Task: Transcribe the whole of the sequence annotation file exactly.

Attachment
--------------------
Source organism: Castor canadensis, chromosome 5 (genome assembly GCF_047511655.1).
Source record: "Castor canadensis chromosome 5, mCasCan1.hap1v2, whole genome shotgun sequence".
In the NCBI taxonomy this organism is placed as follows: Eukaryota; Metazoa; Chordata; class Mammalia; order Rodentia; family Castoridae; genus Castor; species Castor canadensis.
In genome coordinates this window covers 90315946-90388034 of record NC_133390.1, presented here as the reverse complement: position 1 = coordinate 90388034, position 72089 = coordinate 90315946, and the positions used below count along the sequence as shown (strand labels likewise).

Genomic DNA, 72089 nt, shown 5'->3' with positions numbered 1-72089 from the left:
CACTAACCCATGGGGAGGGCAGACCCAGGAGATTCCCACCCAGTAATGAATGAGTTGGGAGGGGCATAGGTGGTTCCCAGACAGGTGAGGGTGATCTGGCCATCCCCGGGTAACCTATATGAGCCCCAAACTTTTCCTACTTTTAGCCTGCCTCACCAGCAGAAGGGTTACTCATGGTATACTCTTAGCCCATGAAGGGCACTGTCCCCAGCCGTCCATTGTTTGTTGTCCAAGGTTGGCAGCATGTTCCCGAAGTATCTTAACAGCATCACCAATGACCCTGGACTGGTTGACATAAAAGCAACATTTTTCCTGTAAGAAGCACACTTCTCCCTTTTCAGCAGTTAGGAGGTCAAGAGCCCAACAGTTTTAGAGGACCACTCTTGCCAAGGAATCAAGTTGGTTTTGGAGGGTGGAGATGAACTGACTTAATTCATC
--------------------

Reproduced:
Source organism: Castor canadensis, chromosome 5 (genome assembly GCF_047511655.1).
Source record: "Castor canadensis chromosome 5, mCasCan1.hap1v2, whole genome shotgun sequence".
In the NCBI taxonomy this organism is placed as follows: Eukaryota; Metazoa; Chordata; class Mammalia; order Rodentia; family Castoridae; genus Castor; species Castor canadensis.
In genome coordinates this window covers 90315946-90388034 of record NC_133390.1, presented here as the reverse complement: position 1 = coordinate 90388034, position 72089 = coordinate 90315946, and the positions used below count along the sequence as shown (strand labels likewise).

Genomic DNA, 72089 nt, shown 5'->3' with positions numbered 1-72089 from the left:
CACTAACCCATGGGGAGGGCAGACCCAGGAGATTCCCACCCAGTAATGAATGAGTTGGGAGGGGCATAGGTGGTTCCCAGACAGGTGAGGGTGATCTGGCCATCCCCGGGTAACCTATATGAGCCCCAAACTTTTCCTACTTTTAGCCTGCCTCACCAGCAGAAGGGTTACTCATGGTATACTCTTAGCCCATGAAGGGCACTGTCCCCAGCCGTCCATTGTTTGTTGTCCAAGGTTGGCAGCATGTTCCCGAAGTATCTTAACAGCATCACCAATGACCCTGGACTGGTTGACATAAAAGCAACATTTTTCCTGTAAGAAGCACACTTCTCCCTTTTCAGCAGTTAGGAGGTCAAGAGCCCAACAGTTTTAGAGGACCACTCTTGCCAAGGAATCAAGTTGGTTTTGGAGGGTGGAGATGAACTGACTTAATTCATC